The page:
The 5 Most Harmful Thyroid Myths Explained

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I recently had the opportunity to interview Richard Shames, MD about his new lecture series on common thyroid misconceptions. Dr. Shames, whose credentials include Harvard, University of Pennsylvania, and National Institutes of Health, is a practitioner and author with over 30 years experience in developing better thyroid care.

Q: Why, Dr. Shames, do you categorize certain common practices as "myths"?

When the incorrect belief is so widely and stubbornly held by both practitioners and consumers, it needs a special name. Health information alone is not sufficient. One needs to know the quality of that information, to best use it. Misinformation can be very harmful.

Q: What in your opinion is the leading thyroid myth today?

Thyroid Myth Number 1: TSH is the only test needed to guide both diagnosis and treatment of thyroid imbalances. 

Total unshakable faith in this one, simple, over-rated blood test has caused years of untold harm to millions of people. Based on the tyranny of that one test, doctors refuse treatment to a great many who need it, AND keep others on too low a dose of medicine once they do get treated.

Q: Many thyroid patients are aware that recent research studies have seriously questioned the absolute validity, as well as the excessively broad normal range, for TSH testing. Even the endocrinology community is not in agreement over the "normal reference range" for TSH tests.

Definitely. But the overwhelming majority of doctors, clinics, laboratories, and insurance companies are still not swayed by that compelling research. Instead, the idea is even more entrenched. But for many thyroid sufferers and practitioners, that idea is not science. It is a myth.

Q: What is the next thyroid myth?

Thyroid Myth Number 2: Levothyroxine is the one and only treatment most all thyroid patients will ever need.

Once again, multiple research studies and numerous practice experiences have shown this to be a potentially harmful myth. Yet it's surprising how completely sold on this myth most doctors and patients are around the country. I constantly hear about it in my telephone coaching with thyroid patients across the nation.

Q: What about the patients needing complementary thyroid support for adrenal function, progesterone, and vitamin D?

Luckily vitamin D's importance is lately getting good traction, in both the patient and doctor populations. But something else is unfortunately getting less traction. And that is Thyroid Myth Number 3: Natural desiccated thyroid is unsafe because of its variable potency.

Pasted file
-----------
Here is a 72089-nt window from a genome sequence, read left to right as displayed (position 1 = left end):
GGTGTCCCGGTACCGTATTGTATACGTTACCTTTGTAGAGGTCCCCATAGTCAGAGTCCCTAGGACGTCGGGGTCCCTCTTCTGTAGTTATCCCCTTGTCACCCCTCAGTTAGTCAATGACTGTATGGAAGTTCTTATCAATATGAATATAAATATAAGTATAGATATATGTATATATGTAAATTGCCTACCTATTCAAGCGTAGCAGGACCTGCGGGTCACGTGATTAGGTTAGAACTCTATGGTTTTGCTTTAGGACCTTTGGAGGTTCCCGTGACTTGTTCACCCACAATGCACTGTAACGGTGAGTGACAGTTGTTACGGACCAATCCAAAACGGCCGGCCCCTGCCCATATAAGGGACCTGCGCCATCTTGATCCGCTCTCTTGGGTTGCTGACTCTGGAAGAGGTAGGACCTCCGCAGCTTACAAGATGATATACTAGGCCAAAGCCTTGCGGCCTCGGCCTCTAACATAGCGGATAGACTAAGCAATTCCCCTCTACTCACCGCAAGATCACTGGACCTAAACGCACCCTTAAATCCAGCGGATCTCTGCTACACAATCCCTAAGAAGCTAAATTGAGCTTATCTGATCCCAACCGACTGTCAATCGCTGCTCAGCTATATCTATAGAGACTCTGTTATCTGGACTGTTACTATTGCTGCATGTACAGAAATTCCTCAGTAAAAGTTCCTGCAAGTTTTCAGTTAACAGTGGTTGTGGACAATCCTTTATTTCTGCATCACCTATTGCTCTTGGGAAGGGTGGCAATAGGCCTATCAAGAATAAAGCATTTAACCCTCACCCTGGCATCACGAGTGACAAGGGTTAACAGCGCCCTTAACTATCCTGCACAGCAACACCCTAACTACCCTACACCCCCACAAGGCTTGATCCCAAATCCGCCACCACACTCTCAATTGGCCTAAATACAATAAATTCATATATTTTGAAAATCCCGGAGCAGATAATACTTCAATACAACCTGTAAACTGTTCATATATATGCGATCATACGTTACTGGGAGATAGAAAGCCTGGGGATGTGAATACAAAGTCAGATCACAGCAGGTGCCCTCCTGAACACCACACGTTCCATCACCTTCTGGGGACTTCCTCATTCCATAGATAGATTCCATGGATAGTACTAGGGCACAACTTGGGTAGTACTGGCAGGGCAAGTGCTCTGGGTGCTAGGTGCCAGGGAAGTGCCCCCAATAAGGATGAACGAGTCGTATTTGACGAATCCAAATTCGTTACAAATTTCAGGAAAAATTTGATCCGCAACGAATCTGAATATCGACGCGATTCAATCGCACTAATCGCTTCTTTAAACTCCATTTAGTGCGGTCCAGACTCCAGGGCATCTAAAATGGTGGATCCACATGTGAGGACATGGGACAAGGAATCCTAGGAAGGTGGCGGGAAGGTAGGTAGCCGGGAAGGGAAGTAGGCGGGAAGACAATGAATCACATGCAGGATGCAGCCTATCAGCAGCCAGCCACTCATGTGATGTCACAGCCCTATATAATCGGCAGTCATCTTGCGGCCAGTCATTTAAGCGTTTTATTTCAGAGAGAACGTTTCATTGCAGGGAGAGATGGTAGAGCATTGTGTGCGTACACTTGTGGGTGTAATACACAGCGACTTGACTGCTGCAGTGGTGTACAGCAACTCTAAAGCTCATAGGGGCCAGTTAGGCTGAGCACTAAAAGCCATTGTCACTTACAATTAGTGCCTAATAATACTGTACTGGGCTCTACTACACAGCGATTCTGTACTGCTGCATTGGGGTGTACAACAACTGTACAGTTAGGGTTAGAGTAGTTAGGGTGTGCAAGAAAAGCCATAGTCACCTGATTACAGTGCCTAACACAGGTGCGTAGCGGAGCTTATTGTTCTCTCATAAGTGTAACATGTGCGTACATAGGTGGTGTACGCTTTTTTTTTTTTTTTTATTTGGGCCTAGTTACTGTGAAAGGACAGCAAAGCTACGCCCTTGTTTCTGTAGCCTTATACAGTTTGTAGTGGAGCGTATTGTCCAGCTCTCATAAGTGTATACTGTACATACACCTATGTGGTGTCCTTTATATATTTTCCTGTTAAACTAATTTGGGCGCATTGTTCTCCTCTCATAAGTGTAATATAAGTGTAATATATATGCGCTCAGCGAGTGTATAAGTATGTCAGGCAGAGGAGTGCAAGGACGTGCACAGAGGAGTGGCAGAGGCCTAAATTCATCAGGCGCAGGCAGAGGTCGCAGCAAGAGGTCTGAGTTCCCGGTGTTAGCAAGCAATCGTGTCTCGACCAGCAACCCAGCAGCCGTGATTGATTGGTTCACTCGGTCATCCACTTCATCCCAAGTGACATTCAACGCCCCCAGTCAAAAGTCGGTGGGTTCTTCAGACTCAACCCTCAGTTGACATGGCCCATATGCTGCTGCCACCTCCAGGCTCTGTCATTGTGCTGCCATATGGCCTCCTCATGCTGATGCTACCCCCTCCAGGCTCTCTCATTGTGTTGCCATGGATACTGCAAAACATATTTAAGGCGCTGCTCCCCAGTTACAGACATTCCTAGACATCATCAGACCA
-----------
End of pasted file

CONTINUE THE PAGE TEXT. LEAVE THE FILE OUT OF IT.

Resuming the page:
Here is the truth. Natural desiccated thyroid drugs (Armour Thyroid and Nature-thyroid are two common brand names of natural desiccated thyroid in the US) are known to be safe and effective. In some patients, they are superior to levothyroxine, even when the T3 medications are combined with the standard T4 (levothyroxine).

The accusation of variability in natural thyroid drugs is an example of an enduring myth. Actually, the FDA has repeatedly found synthetic thyroid (levothyroxine) to be variable in dose per pill.

Unfortunately, insurance companies are now on this mythology bandwagon. Some have recently begun writing to patients and doctors saying they will no longer cover natural desiccated thyroid prescriptions. They recommend a switch to levothyroxine, even though it is more expensive. This is a strange choice for insurance companies to make, but they are starting to do it. They have obviously bought into the mythology, perhaps because of influence from large drug manufacturers who seek to reduce competition from less expensive natural thyroid.

Q: What is your next thyroid myth?

Thyroid Myth Number 4: Keep doses of thyroid medicine low to reduce the risk of osteoporosis and heart problems. 

This is an unfortunately persistent myth, based on outdated research. More recent studies clearly show that thyroid medicine, in doses people actually need, is not harmful to the heart or bones.

This myth is particularly problematic, because when this advice is followed, people end up at greater risk of osteoporosis and heart problems. Under-medicated hypothyroidism is a common unrecognized cause of low bone density and heart palpitations, and subclinical hypothyroidism has been linked to various heart problems. Too little thyroid also can result in compensatory high adrenaline levels, which makes the heart very jumpy.

Q: What's your final thyroid myth?

Thyroid Myth Number 5: Once you start thyroid medicine, you need to stay on it forever. 

This is one of my all-time favorites and is an example of a myth originating from a partial truth. If your thyroid gland has been entirely ablated by radioactive iodine or removed by thyroid surgery, then this advice is true for you. On the other hand, for the large majority of thyroid patients who still have a functioning thyroid gland, this advice is a potentially harmful myth.

For example, many people need thyroid medicine due to a temporary autoimmune flare-up during puberty, postpartum, or menopause. These patients may not need to stay on thyroid medicine for the rest of their lives.

In fact, it might be better for many of them to carefully wean off. Yet, they end up staying on thyroid pills forever, because they or their doctors have bought into the mythology.

Also it takes some ongoing care to wean off thyroid medication properly, and to know when to go back on it, if need be. In today's rapid-fire, quick visit type of health care, a supervised trial of discontinuing thyroid is frequently avoided by busy practitioners.

Forcing potentially healthy people into forever needing to see doctors and pharmacists is not in the long run a wise use of precious health care dollars.

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